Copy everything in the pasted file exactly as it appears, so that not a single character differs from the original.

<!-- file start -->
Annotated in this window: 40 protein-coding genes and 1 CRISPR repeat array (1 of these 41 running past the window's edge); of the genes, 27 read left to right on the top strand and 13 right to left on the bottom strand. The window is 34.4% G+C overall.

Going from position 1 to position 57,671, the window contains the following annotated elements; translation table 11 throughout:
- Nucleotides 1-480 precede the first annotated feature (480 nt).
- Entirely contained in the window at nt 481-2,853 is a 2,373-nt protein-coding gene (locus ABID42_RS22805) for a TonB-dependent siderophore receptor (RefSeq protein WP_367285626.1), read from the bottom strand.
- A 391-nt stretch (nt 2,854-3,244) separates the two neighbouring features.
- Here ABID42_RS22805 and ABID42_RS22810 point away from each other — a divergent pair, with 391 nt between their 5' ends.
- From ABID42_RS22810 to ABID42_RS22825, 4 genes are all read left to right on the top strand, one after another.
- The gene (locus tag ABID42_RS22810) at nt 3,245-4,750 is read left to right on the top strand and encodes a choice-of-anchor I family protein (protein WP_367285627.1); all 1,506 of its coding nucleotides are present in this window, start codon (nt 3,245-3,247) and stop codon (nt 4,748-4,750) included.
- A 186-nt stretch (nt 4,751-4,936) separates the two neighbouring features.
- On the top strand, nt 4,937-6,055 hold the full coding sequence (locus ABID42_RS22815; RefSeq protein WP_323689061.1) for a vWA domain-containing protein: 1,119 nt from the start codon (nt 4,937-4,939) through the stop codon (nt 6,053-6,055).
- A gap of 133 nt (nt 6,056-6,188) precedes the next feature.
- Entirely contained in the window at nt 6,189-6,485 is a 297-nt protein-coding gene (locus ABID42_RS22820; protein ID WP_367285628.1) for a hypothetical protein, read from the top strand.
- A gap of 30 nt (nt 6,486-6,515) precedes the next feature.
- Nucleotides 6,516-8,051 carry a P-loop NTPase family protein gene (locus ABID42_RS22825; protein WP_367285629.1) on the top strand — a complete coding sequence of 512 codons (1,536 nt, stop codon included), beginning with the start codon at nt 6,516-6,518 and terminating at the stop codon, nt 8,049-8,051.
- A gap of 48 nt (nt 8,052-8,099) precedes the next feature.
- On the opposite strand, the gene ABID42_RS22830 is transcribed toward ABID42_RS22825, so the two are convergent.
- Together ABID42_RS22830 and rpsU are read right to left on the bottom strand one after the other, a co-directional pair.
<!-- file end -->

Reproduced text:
Annotated in this window: 40 protein-coding genes and 1 CRISPR repeat array (1 of these 41 running past the window's edge); of the genes, 27 read left to right on the top strand and 13 right to left on the bottom strand. The window is 34.4% G+C overall.

Going from position 1 to position 57,671, the window contains the following annotated elements; translation table 11 throughout:
- Nucleotides 1-480 precede the first annotated feature (480 nt).
- Entirely contained in the window at nt 481-2,853 is a 2,373-nt protein-coding gene (locus ABID42_RS22805) for a TonB-dependent siderophore receptor (RefSeq protein WP_367285626.1), read from the bottom strand.
- A 391-nt stretch (nt 2,854-3,244) separates the two neighbouring features.
- Here ABID42_RS22805 and ABID42_RS22810 point away from each other — a divergent pair, with 391 nt between their 5' ends.
- From ABID42_RS22810 to ABID42_RS22825, 4 genes are all read left to right on the top strand, one after another.
- The gene (locus tag ABID42_RS22810) at nt 3,245-4,750 is read left to right on the top strand and encodes a choice-of-anchor I family protein (protein WP_367285627.1); all 1,506 of its coding nucleotides are present in this window, start codon (nt 3,245-3,247) and stop codon (nt 4,748-4,750) included.
- A 186-nt stretch (nt 4,751-4,936) separates the two neighbouring features.
- On the top strand, nt 4,937-6,055 hold the full coding sequence (locus ABID42_RS22815; RefSeq protein WP_323689061.1) for a vWA domain-containing protein: 1,119 nt from the start codon (nt 4,937-4,939) through the stop codon (nt 6,053-6,055).
- A gap of 133 nt (nt 6,056-6,188) precedes the next feature.
- Entirely contained in the window at nt 6,189-6,485 is a 297-nt protein-coding gene (locus ABID42_RS22820; protein ID WP_367285628.1) for a hypothetical protein, read from the top strand.
- A gap of 30 nt (nt 6,486-6,515) precedes the next feature.
- Nucleotides 6,516-8,051 carry a P-loop NTPase family protein gene (locus ABID42_RS22825; protein WP_367285629.1) on the top strand — a complete coding sequence of 512 codons (1,536 nt, stop codon included), beginning with the start codon at nt 6,516-6,518 and terminating at the stop codon, nt 8,049-8,051.
- A gap of 48 nt (nt 8,052-8,099) precedes the next feature.
- On the opposite strand, the gene ABID42_RS22830 is transcribed toward ABID42_RS22825, so the two are convergent.
- Together ABID42_RS22830 and rpsU are read right to left on the bottom strand one after the other, a co-directional pair.